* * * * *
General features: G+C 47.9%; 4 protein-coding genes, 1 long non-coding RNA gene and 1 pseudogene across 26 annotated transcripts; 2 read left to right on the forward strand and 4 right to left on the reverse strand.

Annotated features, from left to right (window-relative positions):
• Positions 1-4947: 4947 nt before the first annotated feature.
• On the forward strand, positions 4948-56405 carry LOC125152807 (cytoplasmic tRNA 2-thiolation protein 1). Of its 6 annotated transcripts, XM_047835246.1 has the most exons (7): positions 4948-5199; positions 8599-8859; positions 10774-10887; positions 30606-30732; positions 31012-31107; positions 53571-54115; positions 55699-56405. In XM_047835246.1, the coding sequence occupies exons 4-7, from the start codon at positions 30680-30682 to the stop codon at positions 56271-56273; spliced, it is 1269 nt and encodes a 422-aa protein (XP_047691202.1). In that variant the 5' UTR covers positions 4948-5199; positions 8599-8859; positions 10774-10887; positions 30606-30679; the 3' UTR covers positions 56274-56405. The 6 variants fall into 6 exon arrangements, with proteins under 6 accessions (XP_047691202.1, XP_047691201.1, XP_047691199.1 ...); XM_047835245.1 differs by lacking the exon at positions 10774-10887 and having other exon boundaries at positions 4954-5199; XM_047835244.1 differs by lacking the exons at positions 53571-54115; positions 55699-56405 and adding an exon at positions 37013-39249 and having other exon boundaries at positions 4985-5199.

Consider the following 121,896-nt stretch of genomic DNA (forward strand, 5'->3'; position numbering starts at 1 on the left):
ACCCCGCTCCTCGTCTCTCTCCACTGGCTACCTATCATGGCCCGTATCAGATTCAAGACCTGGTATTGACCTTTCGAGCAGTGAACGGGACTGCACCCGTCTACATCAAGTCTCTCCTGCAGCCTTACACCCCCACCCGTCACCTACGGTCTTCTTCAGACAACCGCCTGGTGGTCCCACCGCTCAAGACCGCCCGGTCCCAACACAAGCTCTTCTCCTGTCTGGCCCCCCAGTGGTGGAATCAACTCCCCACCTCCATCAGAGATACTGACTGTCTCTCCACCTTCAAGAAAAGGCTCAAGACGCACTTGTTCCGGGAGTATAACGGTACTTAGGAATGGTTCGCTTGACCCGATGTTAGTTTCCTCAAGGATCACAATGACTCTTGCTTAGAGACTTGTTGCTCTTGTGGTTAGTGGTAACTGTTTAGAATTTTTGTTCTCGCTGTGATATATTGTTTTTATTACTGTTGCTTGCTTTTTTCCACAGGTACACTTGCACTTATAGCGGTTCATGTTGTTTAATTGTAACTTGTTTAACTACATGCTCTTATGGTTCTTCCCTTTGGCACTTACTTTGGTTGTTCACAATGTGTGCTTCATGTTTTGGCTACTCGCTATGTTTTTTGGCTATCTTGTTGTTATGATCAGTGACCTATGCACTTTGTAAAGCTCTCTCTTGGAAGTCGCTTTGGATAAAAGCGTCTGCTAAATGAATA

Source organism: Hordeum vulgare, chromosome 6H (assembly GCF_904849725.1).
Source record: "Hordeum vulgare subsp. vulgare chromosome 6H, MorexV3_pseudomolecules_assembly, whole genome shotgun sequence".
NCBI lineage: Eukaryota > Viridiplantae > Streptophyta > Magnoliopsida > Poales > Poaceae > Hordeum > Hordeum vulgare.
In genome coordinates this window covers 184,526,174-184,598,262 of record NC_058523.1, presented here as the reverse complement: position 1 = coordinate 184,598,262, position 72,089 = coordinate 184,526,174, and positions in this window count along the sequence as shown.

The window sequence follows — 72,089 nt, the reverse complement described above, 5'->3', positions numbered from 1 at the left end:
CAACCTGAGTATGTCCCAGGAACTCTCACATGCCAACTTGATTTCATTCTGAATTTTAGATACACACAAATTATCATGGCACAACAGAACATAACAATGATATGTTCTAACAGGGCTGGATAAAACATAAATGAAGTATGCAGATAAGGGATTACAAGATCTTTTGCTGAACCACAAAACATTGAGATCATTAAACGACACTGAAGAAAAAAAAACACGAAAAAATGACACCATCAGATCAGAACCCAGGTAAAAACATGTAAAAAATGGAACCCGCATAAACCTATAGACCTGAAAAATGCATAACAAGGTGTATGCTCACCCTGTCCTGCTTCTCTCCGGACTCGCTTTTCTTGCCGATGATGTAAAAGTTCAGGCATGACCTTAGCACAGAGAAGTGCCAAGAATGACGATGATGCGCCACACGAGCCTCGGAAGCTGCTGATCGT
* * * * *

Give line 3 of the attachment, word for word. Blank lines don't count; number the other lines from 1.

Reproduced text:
• Positions 1-4947: 4947 nt before the first annotated feature.